Sara: Our group is really also about, I think trying to like incorporate positivity. So like how can you make some positive decisions and positive change. So like our group's activities will pertain a lot about. Giving kind of like that little warm fuzzy feeling to our students. They really wanna do that for them.
Sara: And then also just about like, I think substance-free time. So like recently we just did a lock in with our students 12 hour stint from 7:00 PM till 7:00 AM we had 28 students come. Told them if we were gonna do it, there was gonna be no phones allowed. And the students readily agreed and actually told us it was a breath of fresh air, not to have to worry about it for 12 hours.
Sara: And we had activities and games and they loved it. Just the place that they could like, interact with their friends, not worry about the stress of what was going on outside of the building and the people they were with. So it's, it's really more about like, I think creating opportunities of positive choices and then mental health and then definitely some substance-free, they like that option of having some substance-free times.
Mike: Well, Sara, you just mentioned it and Jody, I, I actually wanted to talk about that. You're both high school counselors and we all read all these studies about mental health issues. They've just skyrocketed. Since a lot of people say COVID, but it's since the onset of social media.
Mike: Covid made it worse.
Mike: What, what do you see on a day-to-day basis among your student population at the high school regarding depression, anxiety, stress, whatever.
Jody: I, I feel like I, I don't think it's as much, at least we're not aware of it at the high school level, but I know at the middle school level we do have a lot of the anxiety and depression and we have a lot of students seeking outside mental health support in regards to those two issues. We do have a lot of unfortunately cutting and talks about self-harm. So, you know, we are doing a lot of, of reaction unfortunately, instead of being able to be proactive, which is where Project 180 comes in you know, to try to educate students on the resources that are out there and positive strategies that they can use instead of you know, us having to be reactive. You know, we'd like to focus on the prevention. Even in our Door County schools, there's not a lot of diversity or various cultures. And so when we do have things that are, are different, not just culture-wise, but you know, any, the LGBTQ, any of those types of things, you know, we really try to have inclusion and.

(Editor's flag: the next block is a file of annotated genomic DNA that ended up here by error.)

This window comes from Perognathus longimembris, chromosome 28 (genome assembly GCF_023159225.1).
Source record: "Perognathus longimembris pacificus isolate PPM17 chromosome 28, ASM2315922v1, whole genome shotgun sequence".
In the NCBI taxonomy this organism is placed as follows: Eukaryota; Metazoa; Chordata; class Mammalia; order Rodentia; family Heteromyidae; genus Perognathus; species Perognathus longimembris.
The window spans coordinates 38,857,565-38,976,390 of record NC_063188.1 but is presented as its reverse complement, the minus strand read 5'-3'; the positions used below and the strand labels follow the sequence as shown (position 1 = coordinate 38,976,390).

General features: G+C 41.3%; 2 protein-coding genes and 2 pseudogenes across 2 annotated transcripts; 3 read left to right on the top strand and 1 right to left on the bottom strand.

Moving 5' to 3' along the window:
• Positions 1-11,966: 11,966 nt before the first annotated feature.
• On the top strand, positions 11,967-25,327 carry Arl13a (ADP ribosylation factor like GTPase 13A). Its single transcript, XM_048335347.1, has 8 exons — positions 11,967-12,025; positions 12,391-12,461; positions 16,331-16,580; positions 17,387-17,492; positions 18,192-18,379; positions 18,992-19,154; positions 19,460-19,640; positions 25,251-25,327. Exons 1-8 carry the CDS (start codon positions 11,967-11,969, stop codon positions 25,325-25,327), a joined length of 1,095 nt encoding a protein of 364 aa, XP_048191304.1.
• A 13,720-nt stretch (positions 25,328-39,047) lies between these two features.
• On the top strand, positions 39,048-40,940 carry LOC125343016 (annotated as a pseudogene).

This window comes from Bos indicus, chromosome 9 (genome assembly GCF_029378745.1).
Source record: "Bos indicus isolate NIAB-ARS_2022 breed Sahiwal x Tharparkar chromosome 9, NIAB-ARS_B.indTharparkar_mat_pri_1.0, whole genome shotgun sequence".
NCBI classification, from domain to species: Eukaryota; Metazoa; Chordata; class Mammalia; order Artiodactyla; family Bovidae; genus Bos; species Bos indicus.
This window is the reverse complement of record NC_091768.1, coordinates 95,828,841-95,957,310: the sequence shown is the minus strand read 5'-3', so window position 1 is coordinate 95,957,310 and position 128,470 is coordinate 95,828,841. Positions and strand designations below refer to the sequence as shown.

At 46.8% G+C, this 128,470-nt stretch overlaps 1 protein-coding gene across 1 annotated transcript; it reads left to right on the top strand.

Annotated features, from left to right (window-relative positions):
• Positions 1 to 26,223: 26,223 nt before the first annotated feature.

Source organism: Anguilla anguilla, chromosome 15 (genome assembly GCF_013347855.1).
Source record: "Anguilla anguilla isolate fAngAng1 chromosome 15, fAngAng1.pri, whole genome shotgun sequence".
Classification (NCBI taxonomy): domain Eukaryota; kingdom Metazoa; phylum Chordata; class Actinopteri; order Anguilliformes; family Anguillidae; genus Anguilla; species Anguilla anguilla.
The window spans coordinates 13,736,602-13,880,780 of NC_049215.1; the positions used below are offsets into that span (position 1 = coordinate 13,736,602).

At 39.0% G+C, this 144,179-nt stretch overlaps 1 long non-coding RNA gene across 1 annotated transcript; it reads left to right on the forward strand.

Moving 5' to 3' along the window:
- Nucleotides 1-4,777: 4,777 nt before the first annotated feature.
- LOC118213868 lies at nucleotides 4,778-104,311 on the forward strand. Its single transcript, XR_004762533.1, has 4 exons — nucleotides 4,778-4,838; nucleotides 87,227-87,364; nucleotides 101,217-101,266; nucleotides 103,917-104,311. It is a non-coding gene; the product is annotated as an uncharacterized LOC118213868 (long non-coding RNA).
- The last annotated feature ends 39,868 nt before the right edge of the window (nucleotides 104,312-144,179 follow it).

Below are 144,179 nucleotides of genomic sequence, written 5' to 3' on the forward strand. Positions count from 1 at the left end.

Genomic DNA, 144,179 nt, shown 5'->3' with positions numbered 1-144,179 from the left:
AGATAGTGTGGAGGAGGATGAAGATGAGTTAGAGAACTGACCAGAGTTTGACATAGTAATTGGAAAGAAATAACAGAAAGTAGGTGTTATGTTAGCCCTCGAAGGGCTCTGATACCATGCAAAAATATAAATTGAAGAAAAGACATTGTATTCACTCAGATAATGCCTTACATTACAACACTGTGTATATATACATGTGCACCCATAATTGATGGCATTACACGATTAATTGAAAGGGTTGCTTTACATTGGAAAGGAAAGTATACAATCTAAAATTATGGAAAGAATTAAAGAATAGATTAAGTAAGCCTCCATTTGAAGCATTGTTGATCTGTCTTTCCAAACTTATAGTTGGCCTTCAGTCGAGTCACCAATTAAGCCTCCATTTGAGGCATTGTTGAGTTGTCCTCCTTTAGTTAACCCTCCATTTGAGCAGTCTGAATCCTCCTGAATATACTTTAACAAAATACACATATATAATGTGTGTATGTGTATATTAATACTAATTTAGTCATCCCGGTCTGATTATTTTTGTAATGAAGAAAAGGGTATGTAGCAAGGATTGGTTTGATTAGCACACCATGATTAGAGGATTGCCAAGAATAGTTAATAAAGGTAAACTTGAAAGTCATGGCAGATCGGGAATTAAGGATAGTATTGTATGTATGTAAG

Jody: Just the education, you know, and being respectful. And as Sara was talking about all the different things that we do within the high school in regards to the messages and lockers, or we had little gift bags at Christmas. So that we do try to just create that inclusion and acceptance of everyone.
Jody: So that's one thing that we really try with the mental health. You know, to just try to be more proactive and we do various activities and things on our televisions that are in the district, you know, to provide that information and education for students.
Mike: Well, and I, I think right, Sara, that, that education is really important because you're, I don't know if you'd consider yourself rural, but I do.
Jody: Mm-hmm. [laugh]
Mike: Or so many districts across the country that I go to that are rural don't have a lot of resources readily available. If the worst comes to the worst.
Sara: Yeah, I would, I would say that's definitely something that we've talked about. I know like in May, our group is actually gonna be doing like a mental health awareness week.
Sara: We had done this a couple years ago and the kids really enjoyed it and so they wanted to bring it back. They're actually gonna get into small groups and investigate and kind of learn more about a mental health issue, whether it's anxiety or depression, or talk about substance abuse things like that.